In 1984 Larry David (Co-Creator, head writer, and EP of Seinfeld) was a sketch comedy writer working for SNL.
It was easy work. He was making a ton of money, but Larry had one major problem with the producer of SNL (Dick Ebersol) who had only aired one of Larry’s sketches for the past year.
When yet another sketch got cut 30 minutes before SNL went live Larry Longballs snapped.
In his own words, ‘Ebersol had the headset on in the back near the monitor. I walked up to him and I went, this fucking show stinks! It’s a piece of shit. I’m done! I quit! Fuck you! And that was it and then I left.’
But as he was walking home he started doing the math in his head and realized how much money his outburst had just cost him.
It was a metric fuck-ton of cash.
So what did he do? Did he curl up in a ball and go through a major depression?
Nope, he did the most Larry David thing you could do and just showed back up to work on Monday and pretended the whole thing never happened.
Now let’s be honest with one another for a moment.
How many times have you quit poker?
How many times have you yelled, “Fuck this game, fuck these cards, fuck these chips, and fuck sitting in an oval with all of you dirty ass motherfuckers!”
Don’t feel bad!
Trust me. I get it.
I can almost guarantee I’ve quit poker more times than you have.
This game will make you have outbursts of anger that will have your 4-year-old commenting to your wife, “Wow mom, dad needs to grow up.”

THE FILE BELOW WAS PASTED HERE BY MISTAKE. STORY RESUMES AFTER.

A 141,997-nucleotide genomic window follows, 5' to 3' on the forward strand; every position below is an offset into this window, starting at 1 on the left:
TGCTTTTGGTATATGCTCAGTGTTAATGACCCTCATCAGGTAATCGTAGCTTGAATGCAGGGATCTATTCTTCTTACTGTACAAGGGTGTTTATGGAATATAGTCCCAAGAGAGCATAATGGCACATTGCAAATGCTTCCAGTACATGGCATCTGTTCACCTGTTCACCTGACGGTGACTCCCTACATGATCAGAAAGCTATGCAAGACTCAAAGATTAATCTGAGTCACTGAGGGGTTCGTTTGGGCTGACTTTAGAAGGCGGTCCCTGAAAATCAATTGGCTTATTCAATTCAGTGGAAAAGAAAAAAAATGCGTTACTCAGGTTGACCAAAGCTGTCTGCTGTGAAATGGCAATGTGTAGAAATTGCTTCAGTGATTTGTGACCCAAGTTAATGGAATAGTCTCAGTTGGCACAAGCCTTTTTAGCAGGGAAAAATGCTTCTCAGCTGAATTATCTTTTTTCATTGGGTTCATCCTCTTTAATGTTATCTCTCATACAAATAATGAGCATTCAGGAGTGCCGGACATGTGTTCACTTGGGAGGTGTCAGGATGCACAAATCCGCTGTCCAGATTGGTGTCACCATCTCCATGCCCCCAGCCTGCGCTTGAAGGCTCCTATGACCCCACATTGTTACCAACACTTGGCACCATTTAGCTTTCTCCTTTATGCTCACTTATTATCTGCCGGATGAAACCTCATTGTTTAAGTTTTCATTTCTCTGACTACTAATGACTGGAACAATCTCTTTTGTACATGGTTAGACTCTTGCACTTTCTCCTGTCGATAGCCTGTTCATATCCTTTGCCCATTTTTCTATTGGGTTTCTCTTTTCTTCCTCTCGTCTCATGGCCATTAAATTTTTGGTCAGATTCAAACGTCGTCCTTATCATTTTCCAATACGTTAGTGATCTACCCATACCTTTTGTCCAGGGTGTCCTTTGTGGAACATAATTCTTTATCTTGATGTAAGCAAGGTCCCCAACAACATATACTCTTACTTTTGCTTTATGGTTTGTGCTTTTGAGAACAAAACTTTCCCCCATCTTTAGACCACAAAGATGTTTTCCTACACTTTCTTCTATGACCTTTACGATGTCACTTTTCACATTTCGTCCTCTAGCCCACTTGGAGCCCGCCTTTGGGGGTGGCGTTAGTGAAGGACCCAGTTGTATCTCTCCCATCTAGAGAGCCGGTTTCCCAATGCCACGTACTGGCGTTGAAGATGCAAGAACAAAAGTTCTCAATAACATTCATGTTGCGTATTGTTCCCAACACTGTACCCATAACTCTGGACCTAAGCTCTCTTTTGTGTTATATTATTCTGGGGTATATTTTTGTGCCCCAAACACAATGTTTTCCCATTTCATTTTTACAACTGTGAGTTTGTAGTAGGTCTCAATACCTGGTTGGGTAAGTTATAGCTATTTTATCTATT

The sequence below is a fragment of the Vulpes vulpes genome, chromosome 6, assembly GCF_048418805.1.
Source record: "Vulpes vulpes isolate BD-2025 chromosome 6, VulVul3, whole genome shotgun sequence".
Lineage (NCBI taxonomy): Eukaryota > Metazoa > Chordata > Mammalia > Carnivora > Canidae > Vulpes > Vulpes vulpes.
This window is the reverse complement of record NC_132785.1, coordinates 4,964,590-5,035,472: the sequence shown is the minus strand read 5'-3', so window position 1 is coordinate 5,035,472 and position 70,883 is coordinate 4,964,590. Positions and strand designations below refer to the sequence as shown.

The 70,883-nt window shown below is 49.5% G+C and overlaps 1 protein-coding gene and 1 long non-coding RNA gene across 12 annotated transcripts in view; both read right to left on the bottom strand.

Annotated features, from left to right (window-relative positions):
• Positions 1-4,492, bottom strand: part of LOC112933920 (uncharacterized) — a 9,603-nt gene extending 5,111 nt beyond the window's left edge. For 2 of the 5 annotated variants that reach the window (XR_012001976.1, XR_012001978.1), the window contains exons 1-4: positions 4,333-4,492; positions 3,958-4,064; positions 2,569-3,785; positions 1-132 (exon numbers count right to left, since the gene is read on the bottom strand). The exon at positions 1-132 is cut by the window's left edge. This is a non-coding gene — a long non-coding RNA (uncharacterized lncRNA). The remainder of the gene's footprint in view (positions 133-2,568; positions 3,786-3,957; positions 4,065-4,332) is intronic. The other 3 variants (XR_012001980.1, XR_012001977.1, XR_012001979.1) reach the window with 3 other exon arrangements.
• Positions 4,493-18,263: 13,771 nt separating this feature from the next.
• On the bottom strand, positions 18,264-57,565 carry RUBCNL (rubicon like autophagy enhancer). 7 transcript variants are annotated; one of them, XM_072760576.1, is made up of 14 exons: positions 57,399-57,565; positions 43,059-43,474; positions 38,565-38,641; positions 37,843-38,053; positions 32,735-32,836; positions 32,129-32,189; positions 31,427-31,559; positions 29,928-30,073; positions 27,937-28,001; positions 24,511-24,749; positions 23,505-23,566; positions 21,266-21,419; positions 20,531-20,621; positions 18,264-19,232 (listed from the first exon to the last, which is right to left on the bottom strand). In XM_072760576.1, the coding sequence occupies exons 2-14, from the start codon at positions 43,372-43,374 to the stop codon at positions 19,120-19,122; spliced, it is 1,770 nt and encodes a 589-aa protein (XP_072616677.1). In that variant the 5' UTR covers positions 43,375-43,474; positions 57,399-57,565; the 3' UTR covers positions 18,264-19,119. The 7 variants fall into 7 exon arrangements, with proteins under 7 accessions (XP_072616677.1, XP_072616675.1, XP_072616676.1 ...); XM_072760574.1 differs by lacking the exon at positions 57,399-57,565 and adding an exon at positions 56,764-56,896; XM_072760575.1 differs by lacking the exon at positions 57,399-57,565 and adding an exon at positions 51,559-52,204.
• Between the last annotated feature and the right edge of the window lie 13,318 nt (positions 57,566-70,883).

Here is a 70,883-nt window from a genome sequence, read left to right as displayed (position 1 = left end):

Then, after embarrassing yourself completely and totally and swearing off poker for the rest of your life…
The next day you just log on like nothing ever happened.
Here’s the deal:
Your emotions are often unwieldy creatures that take control of the mothership and cause you to think, do, and say some things you’d probably like to take back.
So my advice to you today is to take a page out of The Book of Larry David.
When you’re seeing red and everything looks punchable somewhere in the back of your mind try to be aware that your rage is only temporary.
Don’t shove it down and do your best not to feel it…
It will only manifest in other more unpleasant ways.
Instead, experience it fully (internally, preferably) and know that it will eventually pass on like all emotions inevitably do.
P.S. If you’d like a community to join so that you can quit publicly and then pretend like nothing happened, CLICK HERE and hop in the CPG Slack group.